Wednesday, October 23, 2013

We Did the Puyallup

Some of my readers (if I have any left after my recent hiatus) will not know how to even pronounce today's post title.  For others of you, those four words brought on a flood of memories.  When I think of the Puyallup fair, I remember myself in lines for rides where I was exposed to more of the world in less time than maybe at any other time of my self-sheltered life.  From those lines I saw fourteen year-olds smoking, thirteen year-olds making out, and more skin than is usually visible in western Washington.  I recall specifically being sixteen, standing in line with my best friend, and being hit-on by a thirty-something in a red tank top with more body hair than I knew could be grown by one person.  

The Puyallup fair was the location of my first upside-down ride.  I stepped into a car at the Zipper without realizing that those cages flip all the way around.  I was quickly terrified.  The Zipper has been my favorite ride ever since.

But I was attending the fair with my family well before thirty-somethings would have thought to hit on me.  At that time, it was all about the collections and the animals, the food and the shows, the flower displays and the record-breaking pumpkins.  Thankfully, this is the stage to which I have returned.
One Wednesday, the kids played hooky from the afternoon of school due to dentist appointments.  By the time they were over, the sun was enough to convince me that the last hour of the school day was not terribly important.  My parents were already at the fair, where my mom demonstrated tatting (a dying form of lace-making), and we joined them.  When we arrived, my dad had scouted out the displays and shows that he thought we would most enjoy and gave us our own personal guided tour!

One of our favorite activities was watching this little six-man circus.  There was no flashy technology or even slights of hand; just honest tightrope walking, stunt bicycle tricks, ladder stilts, and over-acting. Perfect.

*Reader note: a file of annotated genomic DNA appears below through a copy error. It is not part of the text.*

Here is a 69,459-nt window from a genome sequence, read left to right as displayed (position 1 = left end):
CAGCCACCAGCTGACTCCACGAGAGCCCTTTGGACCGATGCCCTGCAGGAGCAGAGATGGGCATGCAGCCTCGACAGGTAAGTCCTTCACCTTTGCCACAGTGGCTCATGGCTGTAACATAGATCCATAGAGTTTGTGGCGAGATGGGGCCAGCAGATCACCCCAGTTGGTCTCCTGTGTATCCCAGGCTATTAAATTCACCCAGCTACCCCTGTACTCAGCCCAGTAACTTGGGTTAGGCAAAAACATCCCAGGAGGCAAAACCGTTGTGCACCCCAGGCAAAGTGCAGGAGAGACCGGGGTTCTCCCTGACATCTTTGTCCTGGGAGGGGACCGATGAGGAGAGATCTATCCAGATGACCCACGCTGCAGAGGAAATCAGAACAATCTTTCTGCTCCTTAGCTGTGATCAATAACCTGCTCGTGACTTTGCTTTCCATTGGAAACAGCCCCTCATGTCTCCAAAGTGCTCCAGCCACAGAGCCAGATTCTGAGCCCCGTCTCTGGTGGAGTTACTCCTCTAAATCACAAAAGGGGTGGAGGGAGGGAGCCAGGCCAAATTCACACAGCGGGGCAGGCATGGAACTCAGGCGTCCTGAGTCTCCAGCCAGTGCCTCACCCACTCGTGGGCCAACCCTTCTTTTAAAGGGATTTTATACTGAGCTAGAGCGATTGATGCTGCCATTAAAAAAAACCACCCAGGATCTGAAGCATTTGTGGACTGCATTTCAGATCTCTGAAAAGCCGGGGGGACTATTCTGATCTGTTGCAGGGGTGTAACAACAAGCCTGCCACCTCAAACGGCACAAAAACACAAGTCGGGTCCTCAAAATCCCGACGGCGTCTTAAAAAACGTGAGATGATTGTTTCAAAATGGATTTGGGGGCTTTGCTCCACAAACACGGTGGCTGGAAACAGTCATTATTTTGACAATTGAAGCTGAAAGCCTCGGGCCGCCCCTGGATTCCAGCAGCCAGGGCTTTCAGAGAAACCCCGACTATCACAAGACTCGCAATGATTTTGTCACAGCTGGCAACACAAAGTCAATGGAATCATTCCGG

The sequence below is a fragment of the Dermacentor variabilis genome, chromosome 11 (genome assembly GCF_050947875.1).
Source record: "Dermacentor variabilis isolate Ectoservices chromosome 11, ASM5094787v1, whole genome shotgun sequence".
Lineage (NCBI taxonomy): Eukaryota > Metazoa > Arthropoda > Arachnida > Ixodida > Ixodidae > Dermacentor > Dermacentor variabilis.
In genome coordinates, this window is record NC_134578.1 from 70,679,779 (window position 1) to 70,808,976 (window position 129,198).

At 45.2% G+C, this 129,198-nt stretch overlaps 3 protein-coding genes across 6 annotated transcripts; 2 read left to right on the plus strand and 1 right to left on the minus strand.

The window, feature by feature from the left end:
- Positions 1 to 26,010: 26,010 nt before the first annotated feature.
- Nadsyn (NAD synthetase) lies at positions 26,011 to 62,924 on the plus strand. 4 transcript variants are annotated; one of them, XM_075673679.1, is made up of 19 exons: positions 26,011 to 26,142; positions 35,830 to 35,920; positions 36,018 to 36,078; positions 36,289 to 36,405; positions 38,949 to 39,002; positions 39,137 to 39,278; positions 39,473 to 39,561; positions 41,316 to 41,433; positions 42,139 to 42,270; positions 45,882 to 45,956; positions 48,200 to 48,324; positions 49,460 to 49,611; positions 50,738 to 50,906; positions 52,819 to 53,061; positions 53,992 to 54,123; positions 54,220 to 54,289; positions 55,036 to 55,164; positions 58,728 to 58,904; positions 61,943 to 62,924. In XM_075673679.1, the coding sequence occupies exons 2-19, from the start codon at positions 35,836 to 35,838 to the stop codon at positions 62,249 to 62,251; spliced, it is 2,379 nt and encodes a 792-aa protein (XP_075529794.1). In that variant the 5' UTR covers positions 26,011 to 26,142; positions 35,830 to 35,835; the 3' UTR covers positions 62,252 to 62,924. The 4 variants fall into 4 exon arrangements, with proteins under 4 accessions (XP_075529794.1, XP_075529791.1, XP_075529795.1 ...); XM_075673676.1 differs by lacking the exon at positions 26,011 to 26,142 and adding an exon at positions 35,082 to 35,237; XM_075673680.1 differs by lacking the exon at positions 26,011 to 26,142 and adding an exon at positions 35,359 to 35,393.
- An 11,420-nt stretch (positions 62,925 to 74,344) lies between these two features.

At the end, the actors shook hands with any kids who wanted to say hello.  Mine jumped right up to go talk to them.  I love their bravery.  To me it means that they are perfectly at ease with themselves.
 I kept Pierce strapped in the stroller for most of our visit, but he did get out a bit.
 I let the kids go on just two rides each.  Getting into the fair had been a reasonable price, but the ride prices these days are out of control!  Children are multipliers, so one ride for four people cost twice as much as getting us all into the fair in the first place.  I felt that two rides was a generous offer!  At those prices, why was the ride area packed with people?!

First up was the classic, tall yellow slide with potato sacks.  I always loved that one.

For her second ride, Bethelle wanted adventure and thrill.  I told her that we would not be leaving kiddie land.  She found the fastest, scariest ride that kiddie land had to offer, and Rigby bravely joined her.  Every time they passed by us, my parents and I watched Rigby's face.  At first he looked scared, the next pass he looked sick, but pretty soon he just looked excited.
 This picture is fuzzy, but it tells a story.  Curie's second ride was a tame roller coaster.  The ride attendant put her in a car with the sweetest, quietest, most angelic little girl.  That little girl sat on the ride like a pleasant statue while Curie screamed the whole time.  She was happy, but screaming.  You can bet that I apologized to the girl's dad as we got our girls off the ride.  I'm still sorry about that.
Overall, I'd say that the fair was a parenting win.  Really, it's a prime place for whining kids who want everything in sight.  Nick and I have really tried to drill gratitude and acceptance into their heads.  I could see them wanting rides and treats that they would not be getting, but they made great efforts to act appropriately.  Even without gluttony, they had a great time seeing crafts, petting animals, watching shows, and sharing a cotton candy.

And the good news is that we should have at least six more years before hairy old men start hitting on my daughter.

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